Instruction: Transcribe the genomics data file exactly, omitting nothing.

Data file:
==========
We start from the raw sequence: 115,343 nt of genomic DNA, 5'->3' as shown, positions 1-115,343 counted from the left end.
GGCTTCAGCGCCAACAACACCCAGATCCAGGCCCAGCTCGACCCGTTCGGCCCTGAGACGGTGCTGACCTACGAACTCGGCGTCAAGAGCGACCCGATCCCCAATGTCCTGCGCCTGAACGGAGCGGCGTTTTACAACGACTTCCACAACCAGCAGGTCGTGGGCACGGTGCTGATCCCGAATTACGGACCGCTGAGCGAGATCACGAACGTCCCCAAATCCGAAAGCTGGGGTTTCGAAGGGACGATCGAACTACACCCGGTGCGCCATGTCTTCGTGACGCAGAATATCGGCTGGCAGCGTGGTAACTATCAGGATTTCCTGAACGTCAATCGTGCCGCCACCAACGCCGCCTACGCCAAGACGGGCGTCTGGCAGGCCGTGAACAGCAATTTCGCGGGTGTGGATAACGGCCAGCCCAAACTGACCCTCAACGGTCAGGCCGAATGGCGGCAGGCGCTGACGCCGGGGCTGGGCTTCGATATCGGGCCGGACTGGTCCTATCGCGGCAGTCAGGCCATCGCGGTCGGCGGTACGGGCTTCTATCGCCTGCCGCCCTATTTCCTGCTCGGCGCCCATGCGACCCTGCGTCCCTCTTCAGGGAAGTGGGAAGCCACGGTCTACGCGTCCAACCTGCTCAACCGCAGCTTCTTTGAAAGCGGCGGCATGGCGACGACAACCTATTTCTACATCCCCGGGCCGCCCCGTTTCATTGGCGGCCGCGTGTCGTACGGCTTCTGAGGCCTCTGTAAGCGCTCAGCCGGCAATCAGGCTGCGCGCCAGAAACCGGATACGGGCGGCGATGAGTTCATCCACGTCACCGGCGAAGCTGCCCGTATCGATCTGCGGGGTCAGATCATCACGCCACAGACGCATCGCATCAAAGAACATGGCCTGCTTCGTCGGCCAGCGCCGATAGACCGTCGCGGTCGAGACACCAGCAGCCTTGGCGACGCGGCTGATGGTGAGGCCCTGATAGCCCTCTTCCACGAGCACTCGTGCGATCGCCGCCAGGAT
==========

We start from the raw sequence: 115,343 nt of genomic DNA, 5'->3' as shown, positions 1-115,343 counted from the left end.
GGCTTCAGCGCCAACAACACCCAGATCCAGGCCCAGCTCGACCCGTTCGGCCCTGAGACGGTGCTGACCTACGAACTCGGCGTCAAGAGCGACCCGATCCCCAATGTCCTGCGCCTGAACGGAGCGGCGTTTTACAACGACTTCCACAACCAGCAGGTCGTGGGCACGGTGCTGATCCCGAATTACGGACCGCTGAGCGAGATCACGAACGTCCCCAAATCCGAAAGCTGGGGTTTCGAAGGGACGATCGAACTACACCCGGTGCGCCATGTCTTCGTGACGCAGAATATCGGCTGGCAGCGTGGTAACTATCAGGATTTCCTGAACGTCAATCGTGCCGCCACCAACGCCGCCTACGCCAAGACGGGCGTCTGGCAGGCCGTGAACAGCAATTTCGCGGGTGTGGATAACGGCCAGCCCAAACTGACCCTCAACGGTCAGGCCGAATGGCGGCAGGCGCTGACGCCGGGGCTGGGCTTCGATATCGGGCCGGACTGGTCCTATCGCGGCAGTCAGGCCATCGCGGTCGGCGGTACGGGCTTCTATCGCCTGCCGCCCTATTTCCTGCTCGGCGCCCATGCGACCCTGCGTCCCTCTTCAGGGAAGTGGGAAGCCACGGTCTACGCGTCCAACCTGCTCAACCGCAGCTTCTTTGAAAGCGGCGGCATGGCGACGACAACCTATTTCTACATCCCCGGGCCGCCCCGTTTCATTGGCGGCCGCGTGTCGTACGGCTTCTGAGGCCTCTGTAAGCGCTCAGCCGGCAATCAGGCTGCGCGCCAGAAACCGGATACGGGCGGCGATGAGTTCATCCACGTCACCGGCGAAGCTGCCCGTATCGATCTGCGGGGTCAGATCATCACGCCACAGACGCATCGCATCAAAGAACATGGCCTGCTTCGTCGGCCAGCGCCGATAGACCGTCGCGGTCGAGACACCAGCAGCCTTGGCGACGCGGCTGATGGTGAGGCCCTGATAGCCCTCTTCCACGAGCACTCGTGCGATCGCCGCCAGGAT